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Why All Calories Are Not EqualPublished:
It’s time to stop thinking that calories are just a number. Calories measure the
amount of energy provided by a food or beverage. Foods can be categorized into three macronutrients: carbohydrates, proteins, and fats. Many foods contain a combination of all three macros. Per gram, each macronutrient provides a certain amount of energy.
Carbohydrates and protein contain four calories per gram, but fat is a bit more
calorically dense providing nine calories per gram. Not all carbohydrate calories are equal primarily due to the presence or lack of fiber and sugar. Fiber is a form of carbohydrate derived from plants that our bodies cannot completely digest. A few beneficial roles of fiber include controlling blood sugars, aiding in lowering cholesterol levels, and contributing to an increased feeling of fullness.
Compare two slices of bread with the same calories and macronutrients: one made with refined white flour and the other made with 100% whole wheat flour. A crucial nutritional difference between these two slices is fiber. The whole wheat fiber-containing bread will have a more time-released effect of sugar into the bloodstream compared to a rapid release from the slice devoid of fiber. By binding to excess cholesterol in the small intestines, soluble fiber acts like an Uber and whisks cholesterol out of the body through excretion. Keep in mind foods made with white refined flour, regardless of how few calories they may have, also are top contributors to the detriment of gut health. When choosing bread, try to choose one that has at least 2-3 grams of fiber per slice. It is recommended that women aim for 21-25 grams of fiber and 30-38 grams for men daily.
Added sugars are pro-inflammatory which can increase the risk of diseases such
as cancer, diabetes, heart disease, and diseases of the bowel. These sugars can
quickly drive up empty calories (calories that provide little to no nutritional value)
contributing to weight gain. Added sugars also wreak havoc on the health of our gut.
Poor gut health is linked to numerous disease states including autoimmune diseases, depression, obesity, cognitive decline, and cardiovascular disease. Like white flour, added sugars can also contribute to uncontrolled blood sugars. Blood sugar control is important for ensuring optimal energy levels and mood. Well-controlled levels can also help prevent us from experiencing blood sugar spikes and crashes causing us to reach for more sugary carbs throughout the day. Make a point to look at the nutrition labels on food packages. Every 4 grams of added sugar is like scooping a teaspoon into a sugar bowl and then pouring it into your mouth. That might make you look at added sugars a little differently from here on out. Some added sugars can be deceiving. Sugars like organic cane sugar, maple syrup, and honey are all considered added sugars. Ideally, it is best to consume as little added sugar as possible. The American Heart Association recommends limiting it to 25g per day for women and 37g for men- equivalent to 6 tsp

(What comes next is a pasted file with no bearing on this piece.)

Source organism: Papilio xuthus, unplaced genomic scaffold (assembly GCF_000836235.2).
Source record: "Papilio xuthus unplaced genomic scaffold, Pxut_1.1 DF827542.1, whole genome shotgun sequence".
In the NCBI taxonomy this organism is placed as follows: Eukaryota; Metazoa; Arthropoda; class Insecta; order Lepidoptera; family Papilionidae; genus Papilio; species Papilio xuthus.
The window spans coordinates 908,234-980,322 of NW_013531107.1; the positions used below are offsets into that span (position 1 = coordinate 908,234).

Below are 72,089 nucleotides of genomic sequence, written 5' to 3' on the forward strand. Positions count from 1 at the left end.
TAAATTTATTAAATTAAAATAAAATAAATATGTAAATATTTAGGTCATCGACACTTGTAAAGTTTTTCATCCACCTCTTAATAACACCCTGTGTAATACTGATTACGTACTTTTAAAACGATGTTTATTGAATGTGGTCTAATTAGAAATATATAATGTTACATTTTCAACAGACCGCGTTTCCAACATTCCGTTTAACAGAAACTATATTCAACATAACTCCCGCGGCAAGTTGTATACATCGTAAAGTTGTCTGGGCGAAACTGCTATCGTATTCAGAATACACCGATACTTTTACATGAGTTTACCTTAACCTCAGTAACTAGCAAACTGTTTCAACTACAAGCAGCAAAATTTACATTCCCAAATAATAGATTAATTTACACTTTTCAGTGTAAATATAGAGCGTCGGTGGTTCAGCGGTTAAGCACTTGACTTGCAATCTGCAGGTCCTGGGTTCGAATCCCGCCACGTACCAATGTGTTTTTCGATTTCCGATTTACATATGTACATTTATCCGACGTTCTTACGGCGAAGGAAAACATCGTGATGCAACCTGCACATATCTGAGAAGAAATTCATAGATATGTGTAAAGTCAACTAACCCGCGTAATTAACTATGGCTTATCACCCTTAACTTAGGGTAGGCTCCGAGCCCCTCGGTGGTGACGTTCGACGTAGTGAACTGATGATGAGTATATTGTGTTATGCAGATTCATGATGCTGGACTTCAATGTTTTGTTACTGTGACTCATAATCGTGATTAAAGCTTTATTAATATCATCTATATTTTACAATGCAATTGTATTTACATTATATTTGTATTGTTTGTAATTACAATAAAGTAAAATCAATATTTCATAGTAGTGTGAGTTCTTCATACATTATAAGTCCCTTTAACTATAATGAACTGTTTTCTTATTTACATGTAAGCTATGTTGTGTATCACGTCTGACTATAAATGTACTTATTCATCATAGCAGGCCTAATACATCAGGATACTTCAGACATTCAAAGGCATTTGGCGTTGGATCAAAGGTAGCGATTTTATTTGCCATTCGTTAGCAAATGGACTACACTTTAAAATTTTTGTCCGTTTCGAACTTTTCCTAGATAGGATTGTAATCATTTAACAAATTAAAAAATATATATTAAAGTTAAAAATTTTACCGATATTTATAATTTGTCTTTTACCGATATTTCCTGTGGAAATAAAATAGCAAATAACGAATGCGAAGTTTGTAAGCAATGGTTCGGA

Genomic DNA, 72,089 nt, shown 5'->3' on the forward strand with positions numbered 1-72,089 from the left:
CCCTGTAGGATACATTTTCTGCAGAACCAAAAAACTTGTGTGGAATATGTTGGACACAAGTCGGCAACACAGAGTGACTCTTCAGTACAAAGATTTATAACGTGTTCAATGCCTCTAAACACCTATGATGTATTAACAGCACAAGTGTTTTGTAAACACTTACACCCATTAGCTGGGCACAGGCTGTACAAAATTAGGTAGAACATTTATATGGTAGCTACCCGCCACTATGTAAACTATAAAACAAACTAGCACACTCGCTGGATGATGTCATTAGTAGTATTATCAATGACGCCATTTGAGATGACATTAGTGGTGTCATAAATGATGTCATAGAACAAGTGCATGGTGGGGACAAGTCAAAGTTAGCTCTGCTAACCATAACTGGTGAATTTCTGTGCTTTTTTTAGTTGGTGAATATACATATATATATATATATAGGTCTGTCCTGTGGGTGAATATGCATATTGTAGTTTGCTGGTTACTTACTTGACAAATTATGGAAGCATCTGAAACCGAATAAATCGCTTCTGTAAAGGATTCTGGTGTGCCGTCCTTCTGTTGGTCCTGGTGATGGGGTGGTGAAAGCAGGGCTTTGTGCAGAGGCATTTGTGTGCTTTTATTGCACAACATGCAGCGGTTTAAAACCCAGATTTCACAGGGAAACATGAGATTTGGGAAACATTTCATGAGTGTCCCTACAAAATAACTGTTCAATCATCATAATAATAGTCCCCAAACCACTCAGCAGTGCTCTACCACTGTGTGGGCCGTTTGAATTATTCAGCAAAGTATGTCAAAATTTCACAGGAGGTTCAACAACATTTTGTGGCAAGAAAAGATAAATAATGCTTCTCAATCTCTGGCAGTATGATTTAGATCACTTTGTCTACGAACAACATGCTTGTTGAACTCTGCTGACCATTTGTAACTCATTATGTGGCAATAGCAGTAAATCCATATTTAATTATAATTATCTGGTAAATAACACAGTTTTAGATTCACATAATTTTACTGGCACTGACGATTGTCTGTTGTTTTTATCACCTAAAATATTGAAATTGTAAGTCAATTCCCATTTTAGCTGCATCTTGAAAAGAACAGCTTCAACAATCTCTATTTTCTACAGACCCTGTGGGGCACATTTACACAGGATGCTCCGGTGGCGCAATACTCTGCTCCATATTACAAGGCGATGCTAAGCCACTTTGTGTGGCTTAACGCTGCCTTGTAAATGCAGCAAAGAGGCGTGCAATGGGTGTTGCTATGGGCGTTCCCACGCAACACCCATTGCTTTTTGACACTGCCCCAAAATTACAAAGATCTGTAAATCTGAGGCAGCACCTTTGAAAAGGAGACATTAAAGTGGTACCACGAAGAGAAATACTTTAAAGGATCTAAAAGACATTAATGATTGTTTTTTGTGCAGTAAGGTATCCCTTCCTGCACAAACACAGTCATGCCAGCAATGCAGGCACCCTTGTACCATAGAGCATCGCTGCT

and 9 tsp added sugar. Protein sources provide unique energy in that our bodies have to work longer and harder to break down, digest, absorb, utilize, and store their calories compared to the other macronutrients. This process also contributes to a greater feeling of fullness for longer periods of time. Our bodies need a steady amount of protein to make and repair cells. Protein is often thought of as animal-sourced, but plants including beans, peas, nuts, seeds, and whole grains can be integral in maximizing nutritional value and often with less caloric cost compared to animal-based proteins. Plant-based foods are lower in fat and saturated fat than animal proteins and are good sources of fiber, B-
vitamins, folate, potassium, magnesium, phosphorus, and zinc.
Calories from plant fats are important for brain health, supply fat-soluble vitamins,
and contain anti-inflammatory properties that only a handful of foods possess. Fish oil, nuts, seeds, nut butters, and avocados are all foods that help to cool inflammation.
Conversely, fats found in most processed foods such as palm oil, soybean oil, and
safflower oil can further fuel inflammation going on in the body. The calories per serving in these oils are equivalent; however, the effects on our health can be vastly different. Where are you going to invest your fat calories? While micronutrients (vitamins and minerals) do not provide calories, we should
consider their variety and abundance when making macro choices throughout the day.From immune health to gut health to brain health to weight control, focus on getting more of a nutritional bang for your caloric buck.
Aimée Plauché, LDN, RD
Nutritional Wellness Consulting